Budget 2024/25 - Forex Reserves To The Rescue! | Politics & Property


Need Legal Advice?

No Matter What Your Bind We Can Help You



Politics & Property News Blog

Budget 2024/25 - Forex Reserves To The Rescue!

This year’s national budget, tabled in Parliament on 21 February, will probably be best remembered for the wide-ranging differences of opinion on National Treasury’s decision to tap into the country’s foreign exchange reserves. 

Spokespersons for several political parties were quick to criticise this move, but these views were largely without substance.

Most countries have foreign exchange reserves, held by their central banks, which can be used for purposes of maintaining macro-economic stability. This is exactly what has been implemented by National Treasury in the wake of the tax revenue shortfall experienced during the 2023/24 fiscal year, which was caused by lacklustre economic growth and weak prices for several key export commodities.

For anyone that is concerned over this practice, it is interesting to note that the origin of the hefty R885 billion in foreign exchange reserves currently held by the SA Reserve Bank (SARB) was a fiscal transfer to the SARB of (merely) R28 billion made by then finance minister Trevor Manual in 2003.

Public Debt vs GDP Ratios

The fact that South Africa’s forex reserves swelled from less than R500 billion a decade ago to close to R900 billion has proven to be an enormous windfall in the current macroeconomic climate of subdued growth and below-par tax revenue collections. 

Finance minister Godongwana plans to draw down R150 billion of these reserves over three fiscal years, which will play a key role in maintaining fiscal stability over the medium term, with the country’s net debt/GDP ratio likely to remain at a level of just above 70%.

Tourism – “2nd Division” shines

January 2024 was characterised by huge year-on-year increases in the number of overseas tourists from countries that traditionally provide more than 1,000 tourists in the first month of the year. During the summer months, many sun-lovers from overseas traditionally boost South Africa’s tourism industry, especially from countries in the Northern Hemisphere, where temperatures are still cold, and the days are still short.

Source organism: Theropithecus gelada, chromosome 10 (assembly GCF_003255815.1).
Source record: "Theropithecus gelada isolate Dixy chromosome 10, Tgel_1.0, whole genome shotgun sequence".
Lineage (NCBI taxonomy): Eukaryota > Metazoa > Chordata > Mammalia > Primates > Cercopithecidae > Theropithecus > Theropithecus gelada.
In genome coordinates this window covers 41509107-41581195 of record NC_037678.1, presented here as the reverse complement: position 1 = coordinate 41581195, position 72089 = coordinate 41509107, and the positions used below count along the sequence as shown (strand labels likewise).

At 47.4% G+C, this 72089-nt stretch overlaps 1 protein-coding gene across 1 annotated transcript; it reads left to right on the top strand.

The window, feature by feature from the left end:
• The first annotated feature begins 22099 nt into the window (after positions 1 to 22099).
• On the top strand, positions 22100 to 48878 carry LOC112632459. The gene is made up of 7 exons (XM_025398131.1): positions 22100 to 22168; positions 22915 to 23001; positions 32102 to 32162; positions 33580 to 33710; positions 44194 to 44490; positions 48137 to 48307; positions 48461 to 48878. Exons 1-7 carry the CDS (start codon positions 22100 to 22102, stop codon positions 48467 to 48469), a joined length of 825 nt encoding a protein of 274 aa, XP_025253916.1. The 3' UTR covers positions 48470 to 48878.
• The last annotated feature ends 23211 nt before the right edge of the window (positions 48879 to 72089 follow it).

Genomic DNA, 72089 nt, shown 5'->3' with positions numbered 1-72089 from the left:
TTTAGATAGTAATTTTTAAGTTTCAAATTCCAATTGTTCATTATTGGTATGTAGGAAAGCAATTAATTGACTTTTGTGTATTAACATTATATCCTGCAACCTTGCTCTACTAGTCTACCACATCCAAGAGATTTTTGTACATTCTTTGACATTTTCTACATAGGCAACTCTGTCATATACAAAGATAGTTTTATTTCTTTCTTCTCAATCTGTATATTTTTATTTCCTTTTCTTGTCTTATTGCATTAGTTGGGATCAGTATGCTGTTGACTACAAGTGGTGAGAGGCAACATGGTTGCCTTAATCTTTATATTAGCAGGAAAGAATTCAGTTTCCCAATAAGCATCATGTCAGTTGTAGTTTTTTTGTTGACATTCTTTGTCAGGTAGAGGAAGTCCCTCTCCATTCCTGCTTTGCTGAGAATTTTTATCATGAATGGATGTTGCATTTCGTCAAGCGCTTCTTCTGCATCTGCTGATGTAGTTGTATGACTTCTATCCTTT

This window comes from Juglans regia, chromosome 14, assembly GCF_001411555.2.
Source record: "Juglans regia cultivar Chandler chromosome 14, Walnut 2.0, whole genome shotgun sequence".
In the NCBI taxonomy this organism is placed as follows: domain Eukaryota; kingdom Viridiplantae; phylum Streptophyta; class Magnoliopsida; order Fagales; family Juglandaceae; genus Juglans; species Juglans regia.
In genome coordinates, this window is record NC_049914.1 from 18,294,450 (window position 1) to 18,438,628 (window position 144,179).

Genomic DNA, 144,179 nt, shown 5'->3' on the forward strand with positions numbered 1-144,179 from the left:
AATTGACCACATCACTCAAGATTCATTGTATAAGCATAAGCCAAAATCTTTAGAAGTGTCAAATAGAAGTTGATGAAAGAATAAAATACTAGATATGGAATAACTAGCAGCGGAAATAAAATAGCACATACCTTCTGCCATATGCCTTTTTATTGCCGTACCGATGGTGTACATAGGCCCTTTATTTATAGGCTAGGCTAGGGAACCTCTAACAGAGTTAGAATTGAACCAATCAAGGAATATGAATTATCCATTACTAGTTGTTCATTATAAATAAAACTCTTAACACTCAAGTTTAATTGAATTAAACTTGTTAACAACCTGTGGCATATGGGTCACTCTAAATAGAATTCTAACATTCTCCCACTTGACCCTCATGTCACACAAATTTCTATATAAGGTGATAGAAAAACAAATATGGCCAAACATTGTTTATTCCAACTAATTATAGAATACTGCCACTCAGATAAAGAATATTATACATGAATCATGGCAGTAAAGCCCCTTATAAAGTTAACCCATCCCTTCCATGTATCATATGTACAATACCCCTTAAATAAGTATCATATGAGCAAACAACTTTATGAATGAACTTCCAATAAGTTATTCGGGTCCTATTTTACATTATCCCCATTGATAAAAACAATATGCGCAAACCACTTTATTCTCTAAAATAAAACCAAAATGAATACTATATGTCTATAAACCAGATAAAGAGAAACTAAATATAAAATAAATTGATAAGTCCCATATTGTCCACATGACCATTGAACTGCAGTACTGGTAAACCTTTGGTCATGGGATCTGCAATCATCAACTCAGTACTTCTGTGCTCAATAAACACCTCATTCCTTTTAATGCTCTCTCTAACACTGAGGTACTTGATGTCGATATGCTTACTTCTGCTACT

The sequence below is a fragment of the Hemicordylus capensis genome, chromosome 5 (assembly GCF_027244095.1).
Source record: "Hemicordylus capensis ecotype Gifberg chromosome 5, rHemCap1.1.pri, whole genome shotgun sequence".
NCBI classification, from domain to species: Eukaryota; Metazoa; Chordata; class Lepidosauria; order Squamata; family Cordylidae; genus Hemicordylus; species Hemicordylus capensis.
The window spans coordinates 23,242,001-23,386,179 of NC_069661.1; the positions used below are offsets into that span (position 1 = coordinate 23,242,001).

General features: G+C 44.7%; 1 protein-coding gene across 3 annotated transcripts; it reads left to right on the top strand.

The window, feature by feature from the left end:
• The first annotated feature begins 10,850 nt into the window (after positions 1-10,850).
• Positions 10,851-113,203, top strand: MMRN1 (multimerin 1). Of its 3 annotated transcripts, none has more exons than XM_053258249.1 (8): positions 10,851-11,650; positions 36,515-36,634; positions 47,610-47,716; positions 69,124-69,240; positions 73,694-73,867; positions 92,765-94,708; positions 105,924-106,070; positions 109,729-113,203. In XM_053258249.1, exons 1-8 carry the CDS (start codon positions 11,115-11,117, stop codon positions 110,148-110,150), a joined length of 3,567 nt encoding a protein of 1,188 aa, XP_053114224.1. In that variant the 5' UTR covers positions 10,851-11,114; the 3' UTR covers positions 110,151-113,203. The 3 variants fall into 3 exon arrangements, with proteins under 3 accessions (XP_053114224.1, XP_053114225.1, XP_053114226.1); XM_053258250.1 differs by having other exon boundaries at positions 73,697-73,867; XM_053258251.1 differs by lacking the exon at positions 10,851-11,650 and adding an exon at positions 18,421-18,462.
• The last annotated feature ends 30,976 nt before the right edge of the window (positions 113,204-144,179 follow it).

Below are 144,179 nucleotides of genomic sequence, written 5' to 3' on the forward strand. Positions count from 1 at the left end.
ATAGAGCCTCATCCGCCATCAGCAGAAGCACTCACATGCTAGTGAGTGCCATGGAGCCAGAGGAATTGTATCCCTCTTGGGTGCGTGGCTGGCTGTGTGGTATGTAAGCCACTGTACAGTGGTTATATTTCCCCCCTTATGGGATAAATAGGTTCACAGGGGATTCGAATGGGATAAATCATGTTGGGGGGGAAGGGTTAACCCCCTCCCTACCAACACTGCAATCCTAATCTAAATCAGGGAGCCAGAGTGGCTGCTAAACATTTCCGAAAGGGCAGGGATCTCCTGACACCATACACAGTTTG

The top-five source countries for tourist arrivals remain intact (the UK, Germany, the US, Netherlands & France), but due to the high base from which any increases are recorded, it is very difficult to match the growth performance of the “second division”. It is nevertheless most encouraging that citizens of the countries listed in the graph have developed a significantly stronger appetite to visit our shores.

Growth in Overseas Tourists

Absa PMI back above the neutral 50 level

During February, a sharp rebound occurred in the Absa Purchasing Managers’ Index (PMI), compiled by the Bureau for Economic Research (BER). This barometer of business conditions in the manufacturing sector is based on the widely used and authoritative methodology developed by the Institute for Supply Management (ISM) in the US, with a score of above 50 indicating an expansion of activity and vice versa.

Following a dismal reading of only 43.6 in January, the Absa PMI came in at a seasonally adjusted level of 51.7 in February, suggesting that manufacturing activity could well rise to new record levels in the course of 2024. The survey by the BER also asks respondents to indicate their views on expected future business conditions (not part of the PMI calculation) and it is especially encouraging that a score of just below 60 was recorded, the highest since January 2023.

Other positive features of the latest PMI survey results include the uptick in new sales orders and employment, both of which are now at a 14-month high.

Comments are closed for this post, but if you have spotted an error or have additional info that you think should be in this post, feel free to contact us.

Get the latest updates in your email box automatically.